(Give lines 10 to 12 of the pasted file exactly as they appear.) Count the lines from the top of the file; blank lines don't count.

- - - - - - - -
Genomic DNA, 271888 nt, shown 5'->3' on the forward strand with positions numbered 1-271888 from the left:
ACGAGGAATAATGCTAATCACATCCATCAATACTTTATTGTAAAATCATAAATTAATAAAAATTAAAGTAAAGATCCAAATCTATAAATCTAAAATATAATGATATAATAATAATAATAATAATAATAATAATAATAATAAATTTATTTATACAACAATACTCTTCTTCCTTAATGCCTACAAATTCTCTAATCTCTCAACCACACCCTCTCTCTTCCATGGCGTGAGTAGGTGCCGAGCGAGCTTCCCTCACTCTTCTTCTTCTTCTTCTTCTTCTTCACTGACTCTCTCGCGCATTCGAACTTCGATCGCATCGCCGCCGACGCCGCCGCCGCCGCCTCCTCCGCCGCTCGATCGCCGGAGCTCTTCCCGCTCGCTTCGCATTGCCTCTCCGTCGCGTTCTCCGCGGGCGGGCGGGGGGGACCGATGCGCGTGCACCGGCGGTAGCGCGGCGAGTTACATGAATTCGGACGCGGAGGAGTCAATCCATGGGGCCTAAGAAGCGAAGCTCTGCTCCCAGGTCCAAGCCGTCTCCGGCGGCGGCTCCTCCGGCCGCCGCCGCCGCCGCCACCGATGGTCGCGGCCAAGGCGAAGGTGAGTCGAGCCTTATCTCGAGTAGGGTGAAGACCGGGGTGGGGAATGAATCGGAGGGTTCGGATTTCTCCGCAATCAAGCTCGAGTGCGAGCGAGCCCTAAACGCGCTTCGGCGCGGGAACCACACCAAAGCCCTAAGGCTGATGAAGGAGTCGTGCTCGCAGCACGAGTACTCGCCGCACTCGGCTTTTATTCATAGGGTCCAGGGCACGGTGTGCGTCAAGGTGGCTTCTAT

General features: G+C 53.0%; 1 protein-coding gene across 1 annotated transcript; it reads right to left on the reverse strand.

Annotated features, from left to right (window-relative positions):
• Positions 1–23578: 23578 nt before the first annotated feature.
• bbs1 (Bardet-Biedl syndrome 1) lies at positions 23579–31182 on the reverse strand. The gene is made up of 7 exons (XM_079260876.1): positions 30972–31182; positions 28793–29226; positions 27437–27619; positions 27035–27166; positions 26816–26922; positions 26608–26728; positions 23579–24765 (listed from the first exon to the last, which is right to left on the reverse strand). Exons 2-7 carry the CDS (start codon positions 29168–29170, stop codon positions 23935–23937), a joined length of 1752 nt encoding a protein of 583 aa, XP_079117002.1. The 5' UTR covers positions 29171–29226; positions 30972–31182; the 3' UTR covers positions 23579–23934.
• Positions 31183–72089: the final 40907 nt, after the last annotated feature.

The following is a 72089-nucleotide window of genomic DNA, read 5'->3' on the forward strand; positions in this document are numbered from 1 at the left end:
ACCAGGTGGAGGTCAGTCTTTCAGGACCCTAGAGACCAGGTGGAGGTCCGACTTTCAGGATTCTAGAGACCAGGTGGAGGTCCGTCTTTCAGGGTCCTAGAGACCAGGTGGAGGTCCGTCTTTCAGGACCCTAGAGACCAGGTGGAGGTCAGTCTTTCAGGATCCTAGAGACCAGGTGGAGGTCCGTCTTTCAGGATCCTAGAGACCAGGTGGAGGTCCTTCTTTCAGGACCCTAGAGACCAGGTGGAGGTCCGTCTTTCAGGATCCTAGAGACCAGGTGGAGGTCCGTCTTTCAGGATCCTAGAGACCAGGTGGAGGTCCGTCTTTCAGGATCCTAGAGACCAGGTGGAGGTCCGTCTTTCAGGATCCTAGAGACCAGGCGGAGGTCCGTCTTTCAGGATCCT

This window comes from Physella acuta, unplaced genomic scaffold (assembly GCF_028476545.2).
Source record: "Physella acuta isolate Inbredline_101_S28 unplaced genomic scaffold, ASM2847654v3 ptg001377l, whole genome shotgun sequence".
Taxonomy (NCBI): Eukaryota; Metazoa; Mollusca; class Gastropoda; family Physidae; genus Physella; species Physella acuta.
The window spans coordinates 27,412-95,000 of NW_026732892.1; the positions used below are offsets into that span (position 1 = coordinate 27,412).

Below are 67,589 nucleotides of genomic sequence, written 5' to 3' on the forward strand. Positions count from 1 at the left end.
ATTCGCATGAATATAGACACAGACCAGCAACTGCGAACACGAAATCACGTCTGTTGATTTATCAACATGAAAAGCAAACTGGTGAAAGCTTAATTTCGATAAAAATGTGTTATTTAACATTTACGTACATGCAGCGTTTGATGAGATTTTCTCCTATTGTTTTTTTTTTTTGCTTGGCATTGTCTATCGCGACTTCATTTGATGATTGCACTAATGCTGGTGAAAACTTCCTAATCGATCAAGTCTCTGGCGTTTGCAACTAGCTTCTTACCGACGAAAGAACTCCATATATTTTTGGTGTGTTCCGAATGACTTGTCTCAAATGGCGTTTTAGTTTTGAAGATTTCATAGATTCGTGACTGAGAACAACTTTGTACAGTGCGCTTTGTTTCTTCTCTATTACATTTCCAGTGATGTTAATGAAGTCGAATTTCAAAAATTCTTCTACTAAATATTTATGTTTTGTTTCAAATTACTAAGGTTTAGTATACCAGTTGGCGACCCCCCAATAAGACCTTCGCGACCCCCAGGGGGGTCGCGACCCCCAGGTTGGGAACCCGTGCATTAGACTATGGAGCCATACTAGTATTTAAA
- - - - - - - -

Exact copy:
This window comes from Physella acuta, unplaced genomic scaffold (assembly GCF_028476545.2).
Source record: "Physella acuta isolate Inbredline_101_S28 unplaced genomic scaffold, ASM2847654v3 ptg001377l, whole genome shotgun sequence".
Taxonomy (NCBI): Eukaryota; Metazoa; Mollusca; class Gastropoda; family Physidae; genus Physella; species Physella acuta.